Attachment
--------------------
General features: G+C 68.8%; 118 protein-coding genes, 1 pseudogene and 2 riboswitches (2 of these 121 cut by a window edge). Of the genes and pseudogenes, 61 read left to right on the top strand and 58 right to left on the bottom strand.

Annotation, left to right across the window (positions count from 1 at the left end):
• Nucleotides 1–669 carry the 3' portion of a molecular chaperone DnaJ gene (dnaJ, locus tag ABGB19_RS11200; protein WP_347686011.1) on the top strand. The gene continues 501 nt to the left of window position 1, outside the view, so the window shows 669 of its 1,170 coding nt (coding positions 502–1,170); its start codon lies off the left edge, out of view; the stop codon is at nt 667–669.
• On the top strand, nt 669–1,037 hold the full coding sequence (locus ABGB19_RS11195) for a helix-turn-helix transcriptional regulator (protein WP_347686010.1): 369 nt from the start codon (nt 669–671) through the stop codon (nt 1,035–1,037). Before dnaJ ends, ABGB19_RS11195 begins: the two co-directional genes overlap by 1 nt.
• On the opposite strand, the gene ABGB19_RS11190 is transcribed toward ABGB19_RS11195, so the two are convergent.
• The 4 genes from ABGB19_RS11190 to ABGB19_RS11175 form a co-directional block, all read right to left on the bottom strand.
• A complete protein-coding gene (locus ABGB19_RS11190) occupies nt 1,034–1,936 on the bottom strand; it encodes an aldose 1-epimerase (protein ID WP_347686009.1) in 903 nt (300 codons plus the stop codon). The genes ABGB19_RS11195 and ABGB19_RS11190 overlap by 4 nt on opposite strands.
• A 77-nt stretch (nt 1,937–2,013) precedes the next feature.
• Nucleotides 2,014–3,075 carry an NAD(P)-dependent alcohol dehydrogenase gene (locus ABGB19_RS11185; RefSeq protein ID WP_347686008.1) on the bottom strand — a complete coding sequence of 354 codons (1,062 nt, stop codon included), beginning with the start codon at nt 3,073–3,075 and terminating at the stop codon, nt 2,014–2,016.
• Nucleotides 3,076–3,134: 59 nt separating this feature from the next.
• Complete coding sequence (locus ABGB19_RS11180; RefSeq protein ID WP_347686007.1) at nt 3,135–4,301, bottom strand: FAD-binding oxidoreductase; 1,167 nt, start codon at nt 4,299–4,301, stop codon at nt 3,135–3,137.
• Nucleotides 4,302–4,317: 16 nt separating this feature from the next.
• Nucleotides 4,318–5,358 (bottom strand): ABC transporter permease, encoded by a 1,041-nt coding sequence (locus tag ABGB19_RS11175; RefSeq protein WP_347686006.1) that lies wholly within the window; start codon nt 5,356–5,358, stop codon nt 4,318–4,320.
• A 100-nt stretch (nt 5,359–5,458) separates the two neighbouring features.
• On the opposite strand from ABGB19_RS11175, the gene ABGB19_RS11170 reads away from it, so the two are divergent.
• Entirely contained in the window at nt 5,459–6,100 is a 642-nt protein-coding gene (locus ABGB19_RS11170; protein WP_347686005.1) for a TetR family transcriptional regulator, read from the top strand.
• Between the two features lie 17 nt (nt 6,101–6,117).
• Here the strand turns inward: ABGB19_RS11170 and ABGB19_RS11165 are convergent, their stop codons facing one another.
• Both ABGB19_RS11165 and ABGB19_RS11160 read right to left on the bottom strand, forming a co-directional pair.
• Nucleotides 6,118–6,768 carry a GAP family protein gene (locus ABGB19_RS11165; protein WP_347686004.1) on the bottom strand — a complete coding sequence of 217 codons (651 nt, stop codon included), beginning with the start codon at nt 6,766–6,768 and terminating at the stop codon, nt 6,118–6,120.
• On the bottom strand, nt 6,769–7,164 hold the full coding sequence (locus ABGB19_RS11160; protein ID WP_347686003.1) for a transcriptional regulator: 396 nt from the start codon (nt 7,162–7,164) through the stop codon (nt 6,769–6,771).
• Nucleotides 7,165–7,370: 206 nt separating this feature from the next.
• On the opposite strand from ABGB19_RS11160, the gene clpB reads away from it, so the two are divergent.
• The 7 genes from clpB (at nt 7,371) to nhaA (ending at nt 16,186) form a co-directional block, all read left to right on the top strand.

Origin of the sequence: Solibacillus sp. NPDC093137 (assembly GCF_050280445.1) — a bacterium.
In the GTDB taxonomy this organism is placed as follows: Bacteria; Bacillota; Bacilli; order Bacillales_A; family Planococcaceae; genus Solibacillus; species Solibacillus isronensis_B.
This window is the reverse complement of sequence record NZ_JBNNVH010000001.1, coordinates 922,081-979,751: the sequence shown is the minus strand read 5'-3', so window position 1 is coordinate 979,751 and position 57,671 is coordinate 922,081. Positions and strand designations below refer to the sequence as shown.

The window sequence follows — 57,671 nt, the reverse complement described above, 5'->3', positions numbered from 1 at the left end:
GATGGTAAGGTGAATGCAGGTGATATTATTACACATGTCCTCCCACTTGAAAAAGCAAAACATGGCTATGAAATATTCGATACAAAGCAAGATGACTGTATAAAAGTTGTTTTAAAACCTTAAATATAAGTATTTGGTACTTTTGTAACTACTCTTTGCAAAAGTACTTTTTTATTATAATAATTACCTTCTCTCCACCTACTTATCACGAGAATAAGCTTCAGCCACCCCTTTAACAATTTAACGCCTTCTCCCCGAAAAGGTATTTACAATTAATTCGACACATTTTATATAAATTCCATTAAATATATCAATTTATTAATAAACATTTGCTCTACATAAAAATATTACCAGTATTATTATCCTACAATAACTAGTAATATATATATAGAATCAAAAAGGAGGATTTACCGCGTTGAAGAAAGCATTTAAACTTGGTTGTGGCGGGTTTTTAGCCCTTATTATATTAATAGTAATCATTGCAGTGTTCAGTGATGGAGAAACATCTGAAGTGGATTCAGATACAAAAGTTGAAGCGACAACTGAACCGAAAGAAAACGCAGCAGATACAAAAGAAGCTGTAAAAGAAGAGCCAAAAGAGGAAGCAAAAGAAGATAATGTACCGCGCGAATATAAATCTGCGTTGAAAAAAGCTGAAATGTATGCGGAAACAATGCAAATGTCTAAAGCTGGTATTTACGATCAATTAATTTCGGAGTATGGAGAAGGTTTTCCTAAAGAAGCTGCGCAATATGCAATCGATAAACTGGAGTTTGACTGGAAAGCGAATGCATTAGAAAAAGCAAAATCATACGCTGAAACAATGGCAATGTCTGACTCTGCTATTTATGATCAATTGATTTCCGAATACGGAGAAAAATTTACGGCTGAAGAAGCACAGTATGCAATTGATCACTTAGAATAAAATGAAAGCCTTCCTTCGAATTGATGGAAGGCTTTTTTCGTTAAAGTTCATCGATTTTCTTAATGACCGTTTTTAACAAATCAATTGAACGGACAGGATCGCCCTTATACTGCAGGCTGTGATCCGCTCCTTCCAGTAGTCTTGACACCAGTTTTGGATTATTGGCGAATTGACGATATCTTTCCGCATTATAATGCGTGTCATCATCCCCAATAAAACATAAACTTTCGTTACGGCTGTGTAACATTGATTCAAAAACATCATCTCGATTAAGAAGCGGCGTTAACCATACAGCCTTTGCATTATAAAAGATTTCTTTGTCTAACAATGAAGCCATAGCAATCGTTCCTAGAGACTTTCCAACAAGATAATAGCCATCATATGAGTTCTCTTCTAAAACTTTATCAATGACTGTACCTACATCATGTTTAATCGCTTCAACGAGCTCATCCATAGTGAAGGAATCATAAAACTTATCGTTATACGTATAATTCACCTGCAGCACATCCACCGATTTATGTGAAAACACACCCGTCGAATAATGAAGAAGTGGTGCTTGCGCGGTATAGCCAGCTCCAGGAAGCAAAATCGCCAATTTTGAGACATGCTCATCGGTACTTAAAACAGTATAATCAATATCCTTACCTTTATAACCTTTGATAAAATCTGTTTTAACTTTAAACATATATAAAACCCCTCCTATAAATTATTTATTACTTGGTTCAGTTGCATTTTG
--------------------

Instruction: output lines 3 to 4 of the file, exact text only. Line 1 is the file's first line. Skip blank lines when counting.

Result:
• Nucleotides 1–669 carry the 3' portion of a molecular chaperone DnaJ gene (dnaJ, locus tag ABGB19_RS11200; protein WP_347686011.1) on the top strand. The gene continues 501 nt to the left of window position 1, outside the view, so the window shows 669 of its 1,170 coding nt (coding positions 502–1,170); its start codon lies off the left edge, out of view; the stop codon is at nt 667–669.
• On the top strand, nt 669–1,037 hold the full coding sequence (locus ABGB19_RS11195) for a helix-turn-helix transcriptional regulator (protein WP_347686010.1): 369 nt from the start codon (nt 669–671) through the stop codon (nt 1,035–1,037). Before dnaJ ends, ABGB19_RS11195 begins: the two co-directional genes overlap by 1 nt.